Updated: Jan 18
Feeling and expressing our emotions in previous generations has often been a taboo thing to do. A lot of us have experienced some sort of emotional trauma in our lives in one way or another, and if you haven't that's amazing as I would say you are most likely a minority in that arena!
Feeling and expressing our emotions in a healthy way is not taught to us and often while growing up we experienced a parent or caregiver either stuff their emotions or enter full throttle mode when expressing and it often feeling like a tornado passing through, spewing on everyone around them and not realizing the damage caused until afterwards.
I believe that our emotions are the key to deepening the connection with ourselves and others. With anything, it's how we choose to use them that makes it a success or a failure AND with choice comes consciousness and responsibility.
I also believe that life isn't a battleground, and that we do not have to be at war with ourselves and our emotions IF we choose to lean in, and learn how to show up for ourselves the way others were not capable to do for us.
A trauma response happens when we experience a lot of emotions + the feeling of aloneness. One can be in a room full of people and feel alone if the people in the room are not capable of acknowledging you. Have you ever felt this way? When this happens while we are children, we (the child) makes up a story of why a certain thing happened so that we (the child) can feel safe. The child will internalize the situation and blame themselves because it's safer to be 'in control' vs. to admit and accept that our caregivers may not have been emotionally safe. Children need to 'make sense' of their environment in any way that they can and this is the way their brains do this.
Fast forward to adulthood.....this is where the 'please love me' dance is developed and we unconsciously please, bend and compromise ourselves in the hopes that others will 'love and accept' us.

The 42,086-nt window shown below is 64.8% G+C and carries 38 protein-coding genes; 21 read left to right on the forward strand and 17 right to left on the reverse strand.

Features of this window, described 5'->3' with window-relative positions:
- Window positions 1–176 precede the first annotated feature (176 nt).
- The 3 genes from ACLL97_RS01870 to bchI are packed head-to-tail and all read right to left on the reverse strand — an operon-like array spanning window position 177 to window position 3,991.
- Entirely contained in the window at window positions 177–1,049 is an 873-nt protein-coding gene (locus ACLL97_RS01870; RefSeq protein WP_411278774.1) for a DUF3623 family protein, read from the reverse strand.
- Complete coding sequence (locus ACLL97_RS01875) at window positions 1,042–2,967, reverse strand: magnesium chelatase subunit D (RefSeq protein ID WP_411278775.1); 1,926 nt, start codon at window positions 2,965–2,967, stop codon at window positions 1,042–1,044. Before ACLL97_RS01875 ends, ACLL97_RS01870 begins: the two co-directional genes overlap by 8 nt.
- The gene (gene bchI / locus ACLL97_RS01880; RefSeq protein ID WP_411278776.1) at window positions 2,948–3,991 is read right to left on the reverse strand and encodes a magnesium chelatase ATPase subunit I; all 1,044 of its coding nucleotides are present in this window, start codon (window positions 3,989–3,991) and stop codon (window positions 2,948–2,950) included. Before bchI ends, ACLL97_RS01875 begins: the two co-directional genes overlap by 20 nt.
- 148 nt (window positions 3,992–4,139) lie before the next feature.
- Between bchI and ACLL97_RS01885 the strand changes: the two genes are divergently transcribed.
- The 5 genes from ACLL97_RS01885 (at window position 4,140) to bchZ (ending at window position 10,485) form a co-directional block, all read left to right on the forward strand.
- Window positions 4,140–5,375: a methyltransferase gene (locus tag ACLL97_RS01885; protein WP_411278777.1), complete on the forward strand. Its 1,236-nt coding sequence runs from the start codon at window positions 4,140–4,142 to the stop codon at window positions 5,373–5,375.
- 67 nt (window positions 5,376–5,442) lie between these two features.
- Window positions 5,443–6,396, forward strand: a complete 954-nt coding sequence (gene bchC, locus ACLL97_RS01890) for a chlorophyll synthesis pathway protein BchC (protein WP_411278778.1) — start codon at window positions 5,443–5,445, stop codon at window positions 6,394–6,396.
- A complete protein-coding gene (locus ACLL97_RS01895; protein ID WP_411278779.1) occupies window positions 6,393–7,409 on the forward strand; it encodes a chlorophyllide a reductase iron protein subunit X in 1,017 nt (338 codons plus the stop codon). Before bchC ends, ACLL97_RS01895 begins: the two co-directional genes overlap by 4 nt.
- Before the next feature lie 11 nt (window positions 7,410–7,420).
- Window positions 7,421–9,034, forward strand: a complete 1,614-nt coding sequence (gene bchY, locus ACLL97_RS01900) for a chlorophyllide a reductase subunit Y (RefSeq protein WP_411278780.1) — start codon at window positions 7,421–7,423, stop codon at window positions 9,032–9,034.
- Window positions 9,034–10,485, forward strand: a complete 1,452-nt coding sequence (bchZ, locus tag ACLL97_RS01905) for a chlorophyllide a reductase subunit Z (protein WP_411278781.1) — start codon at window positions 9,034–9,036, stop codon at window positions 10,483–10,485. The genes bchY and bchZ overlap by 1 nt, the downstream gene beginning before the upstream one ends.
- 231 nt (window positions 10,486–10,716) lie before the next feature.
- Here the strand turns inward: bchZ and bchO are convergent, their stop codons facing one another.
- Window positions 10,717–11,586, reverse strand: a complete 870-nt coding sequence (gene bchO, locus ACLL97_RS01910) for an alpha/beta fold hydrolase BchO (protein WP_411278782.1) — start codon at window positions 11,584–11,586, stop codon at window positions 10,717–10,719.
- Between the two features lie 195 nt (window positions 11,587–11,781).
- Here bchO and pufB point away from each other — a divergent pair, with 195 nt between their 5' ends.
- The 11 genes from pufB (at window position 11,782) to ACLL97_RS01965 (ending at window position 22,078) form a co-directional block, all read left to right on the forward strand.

Does this sounds familiar? Have you ever done this for any relationship(s) in your life?
I want to clarify that a level of compromise can be healthy when both people are able to acknowledge and honor each other and consciously choose...when it isn't healthy is when you choose to not honor your boundaries, or the other person expects you to without any regard for your own sovereignty. When we do it consciously there is no bitterness or anger as opposed to when we are doing it out of a sense of obligation and therefore we can start to feel bitter, angry and often resentful.
Our emotions are here to serve us when we choose to lean into them in a conscious way and our intention is to become more self aware.
The question is - How Do I Do This?
The first KEY is recognizing that we have all been programmed with core emotions and these core emotions are ones we have been born with....if you are human you have all of these. ;)
Hilary Hendel, Psychotherapist, Author, Speaker and creator of The Change Triangle, identifies the 7 core emotions as Fear, Anger, Sadness, Joy, Excitement, Disgust, & Sexual Excitement. Some of these emotions were not safe to feel at different times in our lives and around certain people, SOOOO....when any of these 7 core emotions are triggered within us and we do not feel safe feeling them we then go into Anxiety, Shame or Guilt and from those places (if our unconscious programming isn't disrupted), we will move into an avoidance behavior such as grabbing a glass of wine, eating, mindlessly scrolling on social media, or possibly even projecting our emotions onto another because it's too much to feel what we are feeling.
The first step is really acknowledging the process that happens and becoming aware of what is happening so that we can disrupt the pattern.
To Summarize the 1st KEY:
We FEEL one of the CORE emotions (see above) and if we don't feel safe feeling that emotion we will enter into anxiety, shame and/or guilt and from that space we move into any behavior that acts as a shield of protection so that we do not feel it.
Underneath every core emotion there is a need and a belief. Shining a light on our unconscious processes will help us to disrupt our programming and eventually start showing up for ourselves in a new and empowered way and to be able to cultivate safe, loving and affirming relationships that create the environment necessary for healing.